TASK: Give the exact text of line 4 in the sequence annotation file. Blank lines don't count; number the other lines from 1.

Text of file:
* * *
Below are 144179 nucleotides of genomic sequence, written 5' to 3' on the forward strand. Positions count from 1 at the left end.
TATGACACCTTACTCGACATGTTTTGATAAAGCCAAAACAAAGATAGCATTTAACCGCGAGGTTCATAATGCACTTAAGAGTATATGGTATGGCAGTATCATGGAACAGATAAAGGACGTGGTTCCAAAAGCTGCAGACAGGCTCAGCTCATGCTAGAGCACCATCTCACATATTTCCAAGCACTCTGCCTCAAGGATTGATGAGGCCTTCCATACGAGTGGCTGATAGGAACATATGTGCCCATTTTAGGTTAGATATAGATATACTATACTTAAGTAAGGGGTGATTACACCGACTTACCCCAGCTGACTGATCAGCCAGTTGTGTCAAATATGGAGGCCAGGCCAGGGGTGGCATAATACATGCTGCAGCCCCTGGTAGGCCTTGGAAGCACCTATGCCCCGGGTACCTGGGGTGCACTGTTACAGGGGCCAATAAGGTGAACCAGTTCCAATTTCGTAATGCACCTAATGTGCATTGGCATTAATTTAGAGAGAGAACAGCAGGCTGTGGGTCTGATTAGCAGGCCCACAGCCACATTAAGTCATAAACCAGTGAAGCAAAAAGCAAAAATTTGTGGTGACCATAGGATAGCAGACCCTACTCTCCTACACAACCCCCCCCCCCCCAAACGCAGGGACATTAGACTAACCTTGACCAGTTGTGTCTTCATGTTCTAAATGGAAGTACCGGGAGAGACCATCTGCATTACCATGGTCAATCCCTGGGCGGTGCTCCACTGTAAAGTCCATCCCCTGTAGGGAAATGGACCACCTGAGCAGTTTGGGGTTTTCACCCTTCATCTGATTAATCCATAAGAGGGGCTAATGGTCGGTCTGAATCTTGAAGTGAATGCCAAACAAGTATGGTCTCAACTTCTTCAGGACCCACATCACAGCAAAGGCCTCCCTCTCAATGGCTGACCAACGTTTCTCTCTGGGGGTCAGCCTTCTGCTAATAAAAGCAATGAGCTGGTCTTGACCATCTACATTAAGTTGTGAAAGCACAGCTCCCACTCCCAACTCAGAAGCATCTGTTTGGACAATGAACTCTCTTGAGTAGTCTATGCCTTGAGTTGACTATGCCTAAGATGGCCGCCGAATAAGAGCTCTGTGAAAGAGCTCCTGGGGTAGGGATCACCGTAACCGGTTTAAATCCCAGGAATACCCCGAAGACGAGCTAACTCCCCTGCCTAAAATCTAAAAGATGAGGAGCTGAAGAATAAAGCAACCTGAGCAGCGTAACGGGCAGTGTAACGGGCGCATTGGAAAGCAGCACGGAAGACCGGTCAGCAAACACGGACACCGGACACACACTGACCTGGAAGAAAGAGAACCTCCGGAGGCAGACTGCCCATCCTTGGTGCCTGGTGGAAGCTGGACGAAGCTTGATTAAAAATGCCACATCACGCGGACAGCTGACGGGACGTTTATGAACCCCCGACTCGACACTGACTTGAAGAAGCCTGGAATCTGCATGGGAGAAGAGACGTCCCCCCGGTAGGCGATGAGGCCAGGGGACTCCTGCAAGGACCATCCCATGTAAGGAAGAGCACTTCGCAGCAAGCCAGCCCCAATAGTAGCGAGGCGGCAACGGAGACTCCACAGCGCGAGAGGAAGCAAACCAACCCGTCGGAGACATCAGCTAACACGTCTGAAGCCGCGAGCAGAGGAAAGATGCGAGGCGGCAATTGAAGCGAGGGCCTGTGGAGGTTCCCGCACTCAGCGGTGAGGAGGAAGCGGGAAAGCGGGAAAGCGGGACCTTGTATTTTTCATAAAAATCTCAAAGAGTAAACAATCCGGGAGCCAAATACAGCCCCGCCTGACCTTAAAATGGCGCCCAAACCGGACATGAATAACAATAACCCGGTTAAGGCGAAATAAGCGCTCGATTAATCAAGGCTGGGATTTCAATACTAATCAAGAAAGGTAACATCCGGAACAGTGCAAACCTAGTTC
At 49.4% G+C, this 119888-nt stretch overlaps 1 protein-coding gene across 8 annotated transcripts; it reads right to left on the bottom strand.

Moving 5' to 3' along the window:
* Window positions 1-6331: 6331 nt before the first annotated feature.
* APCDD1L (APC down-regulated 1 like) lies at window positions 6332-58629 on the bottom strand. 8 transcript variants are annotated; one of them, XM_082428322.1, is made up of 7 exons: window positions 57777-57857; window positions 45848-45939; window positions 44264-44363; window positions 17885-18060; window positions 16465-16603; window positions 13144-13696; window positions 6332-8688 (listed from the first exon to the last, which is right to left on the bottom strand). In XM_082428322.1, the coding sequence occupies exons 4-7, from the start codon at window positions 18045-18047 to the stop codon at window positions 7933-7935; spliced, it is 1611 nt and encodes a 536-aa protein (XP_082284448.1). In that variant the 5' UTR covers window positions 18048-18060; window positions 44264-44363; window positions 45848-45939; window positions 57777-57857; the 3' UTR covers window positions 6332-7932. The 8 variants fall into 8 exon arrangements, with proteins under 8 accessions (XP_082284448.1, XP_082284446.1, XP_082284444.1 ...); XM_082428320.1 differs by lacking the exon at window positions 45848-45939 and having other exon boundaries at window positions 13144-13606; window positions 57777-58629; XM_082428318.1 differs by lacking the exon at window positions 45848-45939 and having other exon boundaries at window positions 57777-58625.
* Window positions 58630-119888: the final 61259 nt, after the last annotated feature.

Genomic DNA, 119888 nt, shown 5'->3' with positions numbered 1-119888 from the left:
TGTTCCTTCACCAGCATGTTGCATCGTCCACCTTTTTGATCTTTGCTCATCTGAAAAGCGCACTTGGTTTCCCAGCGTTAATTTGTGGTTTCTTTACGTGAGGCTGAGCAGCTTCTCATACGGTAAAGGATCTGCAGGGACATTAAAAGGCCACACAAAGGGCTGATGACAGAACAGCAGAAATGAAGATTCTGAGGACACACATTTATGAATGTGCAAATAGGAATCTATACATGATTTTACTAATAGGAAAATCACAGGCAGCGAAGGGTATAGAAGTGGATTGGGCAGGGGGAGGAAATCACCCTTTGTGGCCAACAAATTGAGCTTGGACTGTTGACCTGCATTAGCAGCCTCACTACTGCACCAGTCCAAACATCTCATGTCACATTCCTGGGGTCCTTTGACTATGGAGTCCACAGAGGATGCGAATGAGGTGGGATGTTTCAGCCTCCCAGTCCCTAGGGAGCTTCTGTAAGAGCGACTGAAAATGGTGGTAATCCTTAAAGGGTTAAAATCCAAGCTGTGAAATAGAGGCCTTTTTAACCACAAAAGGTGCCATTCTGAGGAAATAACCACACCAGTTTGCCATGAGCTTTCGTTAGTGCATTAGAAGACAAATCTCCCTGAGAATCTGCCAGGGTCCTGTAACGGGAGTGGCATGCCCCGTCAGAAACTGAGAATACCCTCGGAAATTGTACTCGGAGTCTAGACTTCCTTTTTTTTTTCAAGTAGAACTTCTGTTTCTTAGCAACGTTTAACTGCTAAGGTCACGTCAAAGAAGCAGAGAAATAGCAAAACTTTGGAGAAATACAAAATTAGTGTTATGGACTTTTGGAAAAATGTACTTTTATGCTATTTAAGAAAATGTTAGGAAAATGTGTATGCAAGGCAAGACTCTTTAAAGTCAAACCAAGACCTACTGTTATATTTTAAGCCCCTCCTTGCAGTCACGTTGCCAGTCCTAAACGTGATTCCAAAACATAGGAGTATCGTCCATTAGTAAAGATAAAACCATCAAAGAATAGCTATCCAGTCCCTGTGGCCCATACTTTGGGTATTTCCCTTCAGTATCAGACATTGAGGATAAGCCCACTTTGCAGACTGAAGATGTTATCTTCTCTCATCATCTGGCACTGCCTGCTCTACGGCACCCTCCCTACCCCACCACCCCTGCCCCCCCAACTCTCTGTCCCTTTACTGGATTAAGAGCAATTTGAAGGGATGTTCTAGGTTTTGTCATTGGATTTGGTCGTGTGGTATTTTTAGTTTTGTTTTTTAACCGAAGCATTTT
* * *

Moving 5' to 3' along the window: